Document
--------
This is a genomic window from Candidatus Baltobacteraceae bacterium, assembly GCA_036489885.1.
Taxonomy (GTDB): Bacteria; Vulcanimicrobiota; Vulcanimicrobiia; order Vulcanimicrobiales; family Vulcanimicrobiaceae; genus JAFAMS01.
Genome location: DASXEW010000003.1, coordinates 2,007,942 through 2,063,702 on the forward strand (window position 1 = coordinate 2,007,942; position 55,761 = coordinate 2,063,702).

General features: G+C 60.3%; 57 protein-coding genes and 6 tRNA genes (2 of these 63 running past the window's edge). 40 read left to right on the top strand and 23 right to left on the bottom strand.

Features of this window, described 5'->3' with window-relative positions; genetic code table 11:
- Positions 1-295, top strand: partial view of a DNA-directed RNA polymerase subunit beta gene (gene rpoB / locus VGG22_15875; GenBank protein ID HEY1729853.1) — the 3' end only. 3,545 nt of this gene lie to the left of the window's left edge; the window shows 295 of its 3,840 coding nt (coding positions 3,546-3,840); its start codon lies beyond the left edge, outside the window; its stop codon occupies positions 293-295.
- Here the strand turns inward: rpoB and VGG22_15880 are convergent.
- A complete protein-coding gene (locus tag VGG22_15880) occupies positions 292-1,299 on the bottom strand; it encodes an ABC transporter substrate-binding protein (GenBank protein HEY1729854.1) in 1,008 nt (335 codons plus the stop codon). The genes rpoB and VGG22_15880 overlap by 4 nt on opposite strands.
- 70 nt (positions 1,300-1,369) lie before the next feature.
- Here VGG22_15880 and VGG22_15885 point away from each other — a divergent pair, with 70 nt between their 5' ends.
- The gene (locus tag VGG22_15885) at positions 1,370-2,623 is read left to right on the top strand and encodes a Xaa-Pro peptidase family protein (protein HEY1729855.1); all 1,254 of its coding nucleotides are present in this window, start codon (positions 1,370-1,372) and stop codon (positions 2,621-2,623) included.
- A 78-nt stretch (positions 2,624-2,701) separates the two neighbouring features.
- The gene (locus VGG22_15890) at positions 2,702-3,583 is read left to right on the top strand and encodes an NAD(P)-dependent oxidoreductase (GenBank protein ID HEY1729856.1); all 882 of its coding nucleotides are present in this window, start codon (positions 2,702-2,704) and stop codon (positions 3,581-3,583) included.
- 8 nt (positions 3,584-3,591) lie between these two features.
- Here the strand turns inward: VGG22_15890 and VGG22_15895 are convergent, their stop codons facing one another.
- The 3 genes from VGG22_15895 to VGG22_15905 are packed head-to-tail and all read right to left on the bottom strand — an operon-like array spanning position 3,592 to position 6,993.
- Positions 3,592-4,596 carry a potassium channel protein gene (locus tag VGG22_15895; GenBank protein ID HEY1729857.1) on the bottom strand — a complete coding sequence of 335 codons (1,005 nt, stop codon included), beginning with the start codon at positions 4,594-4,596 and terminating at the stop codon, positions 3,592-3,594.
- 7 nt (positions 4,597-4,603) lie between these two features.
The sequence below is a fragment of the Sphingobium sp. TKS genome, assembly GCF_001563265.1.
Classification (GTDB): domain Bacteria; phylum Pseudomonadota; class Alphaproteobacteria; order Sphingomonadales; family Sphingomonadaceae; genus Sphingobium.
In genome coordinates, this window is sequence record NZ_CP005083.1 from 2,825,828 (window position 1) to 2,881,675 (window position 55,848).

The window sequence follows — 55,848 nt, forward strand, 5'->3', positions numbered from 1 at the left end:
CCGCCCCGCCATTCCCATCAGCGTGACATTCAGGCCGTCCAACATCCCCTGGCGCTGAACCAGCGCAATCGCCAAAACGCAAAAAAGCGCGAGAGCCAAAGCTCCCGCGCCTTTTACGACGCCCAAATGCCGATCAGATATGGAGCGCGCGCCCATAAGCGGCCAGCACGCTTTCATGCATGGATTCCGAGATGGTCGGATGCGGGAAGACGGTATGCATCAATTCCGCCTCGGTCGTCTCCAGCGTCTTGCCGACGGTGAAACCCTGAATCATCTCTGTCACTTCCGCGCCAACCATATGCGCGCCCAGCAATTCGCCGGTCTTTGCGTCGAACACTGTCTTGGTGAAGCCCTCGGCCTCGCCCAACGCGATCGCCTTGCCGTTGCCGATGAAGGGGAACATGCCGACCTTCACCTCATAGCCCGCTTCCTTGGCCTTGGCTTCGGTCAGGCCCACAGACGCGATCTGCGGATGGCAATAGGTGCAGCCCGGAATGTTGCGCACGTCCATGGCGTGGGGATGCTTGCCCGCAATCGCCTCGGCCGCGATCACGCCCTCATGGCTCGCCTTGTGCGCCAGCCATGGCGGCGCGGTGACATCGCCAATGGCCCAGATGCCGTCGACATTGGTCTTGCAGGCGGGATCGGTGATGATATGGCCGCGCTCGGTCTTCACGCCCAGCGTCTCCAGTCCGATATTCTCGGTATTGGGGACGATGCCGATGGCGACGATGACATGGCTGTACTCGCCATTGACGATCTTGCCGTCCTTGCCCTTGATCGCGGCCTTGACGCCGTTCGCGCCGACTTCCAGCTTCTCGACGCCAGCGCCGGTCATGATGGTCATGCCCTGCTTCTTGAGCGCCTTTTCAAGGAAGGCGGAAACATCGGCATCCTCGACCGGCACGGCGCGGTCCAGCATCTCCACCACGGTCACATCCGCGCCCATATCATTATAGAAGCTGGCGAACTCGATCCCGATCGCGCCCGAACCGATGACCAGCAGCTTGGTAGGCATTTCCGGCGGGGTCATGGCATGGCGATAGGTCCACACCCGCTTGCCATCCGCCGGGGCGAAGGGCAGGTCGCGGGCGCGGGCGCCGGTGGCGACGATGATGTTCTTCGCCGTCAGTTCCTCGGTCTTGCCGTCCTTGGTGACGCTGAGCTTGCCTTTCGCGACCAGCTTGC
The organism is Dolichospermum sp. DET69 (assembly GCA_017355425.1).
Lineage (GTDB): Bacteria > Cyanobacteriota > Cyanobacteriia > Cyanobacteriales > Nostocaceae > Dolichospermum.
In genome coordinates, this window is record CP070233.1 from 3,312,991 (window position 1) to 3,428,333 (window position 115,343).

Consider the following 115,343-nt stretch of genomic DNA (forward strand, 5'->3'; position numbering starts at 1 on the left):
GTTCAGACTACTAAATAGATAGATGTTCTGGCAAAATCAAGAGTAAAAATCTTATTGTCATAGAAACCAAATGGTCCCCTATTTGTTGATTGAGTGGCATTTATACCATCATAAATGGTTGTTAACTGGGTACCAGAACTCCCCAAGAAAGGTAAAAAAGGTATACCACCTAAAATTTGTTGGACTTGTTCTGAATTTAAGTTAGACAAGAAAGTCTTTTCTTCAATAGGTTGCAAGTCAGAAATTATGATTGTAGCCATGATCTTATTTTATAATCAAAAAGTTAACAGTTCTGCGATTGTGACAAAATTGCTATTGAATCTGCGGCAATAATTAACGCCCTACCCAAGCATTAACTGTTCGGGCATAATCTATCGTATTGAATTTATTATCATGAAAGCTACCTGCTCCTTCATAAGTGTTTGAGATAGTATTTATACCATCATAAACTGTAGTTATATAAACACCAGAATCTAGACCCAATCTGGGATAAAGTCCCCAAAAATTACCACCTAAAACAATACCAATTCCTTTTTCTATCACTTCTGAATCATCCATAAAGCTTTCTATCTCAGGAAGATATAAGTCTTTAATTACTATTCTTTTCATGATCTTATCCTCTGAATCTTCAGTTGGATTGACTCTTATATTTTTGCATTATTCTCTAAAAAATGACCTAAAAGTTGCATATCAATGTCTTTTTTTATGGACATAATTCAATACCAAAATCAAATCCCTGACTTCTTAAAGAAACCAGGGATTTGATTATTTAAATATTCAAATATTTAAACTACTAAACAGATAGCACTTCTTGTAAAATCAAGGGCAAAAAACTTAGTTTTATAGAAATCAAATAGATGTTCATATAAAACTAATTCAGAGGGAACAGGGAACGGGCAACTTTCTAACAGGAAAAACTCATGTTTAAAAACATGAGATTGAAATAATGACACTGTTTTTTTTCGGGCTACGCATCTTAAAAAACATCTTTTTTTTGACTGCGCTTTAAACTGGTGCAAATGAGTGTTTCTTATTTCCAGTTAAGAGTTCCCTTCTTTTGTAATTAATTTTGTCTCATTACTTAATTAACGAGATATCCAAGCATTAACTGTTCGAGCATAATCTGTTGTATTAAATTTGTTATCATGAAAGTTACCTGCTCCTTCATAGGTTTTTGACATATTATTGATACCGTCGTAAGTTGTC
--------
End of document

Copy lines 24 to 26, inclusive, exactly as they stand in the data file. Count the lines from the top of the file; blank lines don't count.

The organism is Dolichospermum sp. DET69 (assembly GCA_017355425.1).
Lineage (GTDB): Bacteria > Cyanobacteriota > Cyanobacteriia > Cyanobacteriales > Nostocaceae > Dolichospermum.
In genome coordinates, this window is record CP070233.1 from 3,312,991 (window position 1) to 3,428,333 (window position 115,343).